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It Doesn’t Arrive Overnight (October 1st)

cd_frontBefore The Divine Comedy, there was October. Neil Hannon’s original band, formed with three friends in Enniskillen, only ever produced two releases: the four-track EP October 1st in 1987, and the album Exposition in 1989. Since Exposition remains elusive, October 1st is our sole insight into this formative era.
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Not to Fools Like Me (The Divine Comedy)

neil-zig-zag Disclosure: Neil Hannon is probably my favourite singer, song-writer, and (as The Divine Comedy) band. The distinction between “my favourite” and “the best” is obviously pretty important here. Broadly speaking, he fits my innate inclination towards esoteric, obscure, and overlooked things, things that don’t already have the appreciation they deserve… but why Hannon specifically? I dare say one reason is that his music is the very essence of Father Ted, his quaintly comedic soundtrack burning itself into my brain at a time when it had barely started recording memories. Some mothers think that playing classical music for their babies will make them more intelligent. The soundtrack to my infancy involved a Lovely Horse.
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Can You Have White Darkness? (Punchline)

Punchline, Robert Shearman, BBV, Sylvester McCoy, Doctor Who, Jeremy LeadbetterIt’s rare enough that Robert Shearman is mentioned without some close variation of a particular phrase. In magazines and on entertainment websites, it’s “the man who brought the Daleks back to Doctor Who”. In conversation, it’s “the guy who wrote the one where Christopher Eccleston’s in the bunker with the Dalek”. I’m not saying that “Dalek” isn’t a great episode – just that it’s the tip of an iceberg a bit more splendid and surreal than you might imagine.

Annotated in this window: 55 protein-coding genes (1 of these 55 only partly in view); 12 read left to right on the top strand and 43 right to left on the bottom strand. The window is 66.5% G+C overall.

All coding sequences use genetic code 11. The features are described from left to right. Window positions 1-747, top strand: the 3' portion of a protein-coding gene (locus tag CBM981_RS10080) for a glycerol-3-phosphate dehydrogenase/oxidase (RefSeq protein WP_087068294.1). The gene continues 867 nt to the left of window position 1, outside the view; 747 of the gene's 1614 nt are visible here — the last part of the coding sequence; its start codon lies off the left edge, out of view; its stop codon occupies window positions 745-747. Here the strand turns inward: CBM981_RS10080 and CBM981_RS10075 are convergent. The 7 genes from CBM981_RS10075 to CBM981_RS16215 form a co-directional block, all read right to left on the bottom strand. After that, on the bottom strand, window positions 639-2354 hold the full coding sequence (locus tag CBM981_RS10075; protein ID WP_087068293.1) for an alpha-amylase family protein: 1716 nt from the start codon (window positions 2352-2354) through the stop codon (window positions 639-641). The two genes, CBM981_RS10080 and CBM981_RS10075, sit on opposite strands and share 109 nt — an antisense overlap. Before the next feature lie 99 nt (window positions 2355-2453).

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At the Centre of It All, Your Eyes (Blackstar)

blackstar scarecrowsThe concerns of Blackstar are numerous and often inscrutable, with Bowie’s death dominating the discourse surrounding its interpretation to a frankly suffocating degree. The day after the album’s release, the media was awash with a myriad conflicting reactions, from delight to bafflement, fascination to dismissiveness. The day after that, analysing Blackstar on its own merits became effectively impossible – its status as epitaph consumed it. Now, reading Blackstar as an album about death is as tedious as it is accurate. Nobody will ever interpret “Sue, the X-ray’s fine” as anything but a reference to Bowie’s brief cancer remission. He died on a Monday, so “Where the fuck did Monday go?” is now just a spooky coincidence, a Trivial Pursuit answer. The list goes on. Yes, it’s about death. However, in the outpouring of collective grief, certain key components of that reading were overlooked.